• graphic for steps about Google's Covid-19 vaccine search insights.

Vaccine Search Insights provide aggregated and anonymized data to show Covid-19 vaccine Google searches at the statewide, city, and zip code level. Data show both the relative interest of vaccine searches, as well as the “top” and “rising” searches. Top searches show the 20 most frequently searched queries by volume, while rising searches present queries that show at least a 50% increase over the previous week. Data are further coded and categorized by Google into queries about vaccine intent (defined as searches related to eligibility, availability, and accessibility), and vaccine safety/side effects.

Prior to providing weekly communications guidance, the team reviews both the top and rising Google searches within each of the EVI program cities. They examine these searches at both the city and zip code level. The tool’s comparative feature allows us to quickly compare and identify zip codes with lower relative levels of vaccine intent, and higher levels of queries around safety and side effects. Analyzing the content of the searches also allows the team to create content that directly addresses specific concerns in each city. Results are then triangulated from Google’s tool with data collected through more traditional media monitoring systems as well as feedback from community-based organizations on what they are hearing in the community that week.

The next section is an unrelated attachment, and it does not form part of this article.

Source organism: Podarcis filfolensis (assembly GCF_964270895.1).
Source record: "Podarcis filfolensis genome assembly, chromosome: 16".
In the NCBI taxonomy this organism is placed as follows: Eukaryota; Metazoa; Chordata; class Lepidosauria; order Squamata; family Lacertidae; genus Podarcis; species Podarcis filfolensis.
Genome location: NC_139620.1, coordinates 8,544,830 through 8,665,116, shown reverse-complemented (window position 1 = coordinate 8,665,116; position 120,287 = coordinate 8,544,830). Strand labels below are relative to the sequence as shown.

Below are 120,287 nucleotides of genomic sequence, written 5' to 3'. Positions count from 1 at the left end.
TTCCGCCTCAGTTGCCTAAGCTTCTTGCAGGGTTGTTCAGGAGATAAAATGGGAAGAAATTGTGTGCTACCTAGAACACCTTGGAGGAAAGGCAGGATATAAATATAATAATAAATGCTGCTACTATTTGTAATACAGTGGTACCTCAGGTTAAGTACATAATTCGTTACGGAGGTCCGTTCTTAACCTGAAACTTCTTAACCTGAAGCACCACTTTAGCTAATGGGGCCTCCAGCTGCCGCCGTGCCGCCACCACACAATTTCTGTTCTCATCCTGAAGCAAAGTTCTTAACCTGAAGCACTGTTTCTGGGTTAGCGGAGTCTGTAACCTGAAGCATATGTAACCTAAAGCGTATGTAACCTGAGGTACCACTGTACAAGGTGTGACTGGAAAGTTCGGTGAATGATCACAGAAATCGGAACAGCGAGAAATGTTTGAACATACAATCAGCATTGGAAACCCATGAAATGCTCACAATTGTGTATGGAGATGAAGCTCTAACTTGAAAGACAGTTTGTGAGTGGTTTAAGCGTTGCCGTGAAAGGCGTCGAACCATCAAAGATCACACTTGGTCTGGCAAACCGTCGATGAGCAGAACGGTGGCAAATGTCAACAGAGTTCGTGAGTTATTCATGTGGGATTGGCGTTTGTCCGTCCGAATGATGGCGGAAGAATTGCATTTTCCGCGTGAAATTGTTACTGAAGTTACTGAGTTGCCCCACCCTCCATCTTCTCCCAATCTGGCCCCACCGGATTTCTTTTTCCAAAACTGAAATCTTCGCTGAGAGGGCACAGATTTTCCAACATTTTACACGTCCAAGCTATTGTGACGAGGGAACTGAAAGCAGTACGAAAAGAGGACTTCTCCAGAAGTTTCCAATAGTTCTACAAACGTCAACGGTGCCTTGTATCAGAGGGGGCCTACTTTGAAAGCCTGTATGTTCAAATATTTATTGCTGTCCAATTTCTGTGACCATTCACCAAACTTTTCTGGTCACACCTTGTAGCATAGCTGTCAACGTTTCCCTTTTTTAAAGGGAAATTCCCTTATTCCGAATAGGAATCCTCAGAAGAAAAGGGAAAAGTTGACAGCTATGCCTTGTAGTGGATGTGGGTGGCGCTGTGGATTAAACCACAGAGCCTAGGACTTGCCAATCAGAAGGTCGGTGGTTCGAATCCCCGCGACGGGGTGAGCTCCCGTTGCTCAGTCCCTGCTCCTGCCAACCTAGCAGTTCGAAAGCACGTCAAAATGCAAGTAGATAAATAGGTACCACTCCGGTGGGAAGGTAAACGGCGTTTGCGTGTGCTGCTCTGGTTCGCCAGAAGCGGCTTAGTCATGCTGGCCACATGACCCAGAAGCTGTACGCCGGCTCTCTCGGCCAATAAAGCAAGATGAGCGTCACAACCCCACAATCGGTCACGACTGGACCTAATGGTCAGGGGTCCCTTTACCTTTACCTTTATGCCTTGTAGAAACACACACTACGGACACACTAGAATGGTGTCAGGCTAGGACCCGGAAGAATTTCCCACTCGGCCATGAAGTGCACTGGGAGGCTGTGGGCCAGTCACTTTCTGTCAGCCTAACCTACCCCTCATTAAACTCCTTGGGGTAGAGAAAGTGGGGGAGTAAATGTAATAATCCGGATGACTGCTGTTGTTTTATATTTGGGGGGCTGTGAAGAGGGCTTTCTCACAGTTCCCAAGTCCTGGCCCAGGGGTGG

Carrying Insights Forward
to Improve Immunization Programs

Health communications campaigns should be as localized as possible, and can make use of publicly available tools to create real-time data-informed messaging and strategies. This is perhaps particularly true for communities who have a good reason to be wary of healthcare and public health systems due to historic and/or contemporary lived experiences.

Our Equity-First Vaccination Initiative has demonstrated that a collective impact approach works in addressing vaccine confidence and demand. In the first three months of the initiative, CBOs have reached over 2 million people in their communities with accurate, timely, understandable information about where, when, and how to get vaccinated.

Google’s Vaccine Search Insights can be used to improve a variety of immunization programs and understand potential impact. For example, data can be compared with the various publicly available Covid-19 vaccine trackers to identify areas where people may be more open to vaccination. Areas with a lower vaccination rate, high intent searches, and low side effect searches may be places where people are more receptive to vaccines, where easier gains could be made.

While our efforts have focused on using Google’s Covid-19 Vaccine Search Insights for content creation, they can also serve as an evaluation tool. Depending on the goal of the program, impact could be estimated by examining increases in searches related to vaccine intent, or increases in searches related to specific messages/ topics that are highlighted in a program’s content. Users can also compare data from areas that received content with areas that did not receive content, as a way of undertaking an intervention group vs. control group analysis. The historic feature provides data as far back as January 2020, and can also be useful to understand longer term trends in one area, or comparatively across areas. As immunization and public health programs shift from emergency operations to the sustained vigilance required in order to inform and empower their communities, Google’s Vaccine Search Insights appears to be a valuable tool. With health practitioners, community organizers, and other frontline workers stretched thin and standard data collection techniques requiring lengthy lag times between collection and insight, this tool can significantly contribute to the real-time intelligence the majority of experts now agree is necessary.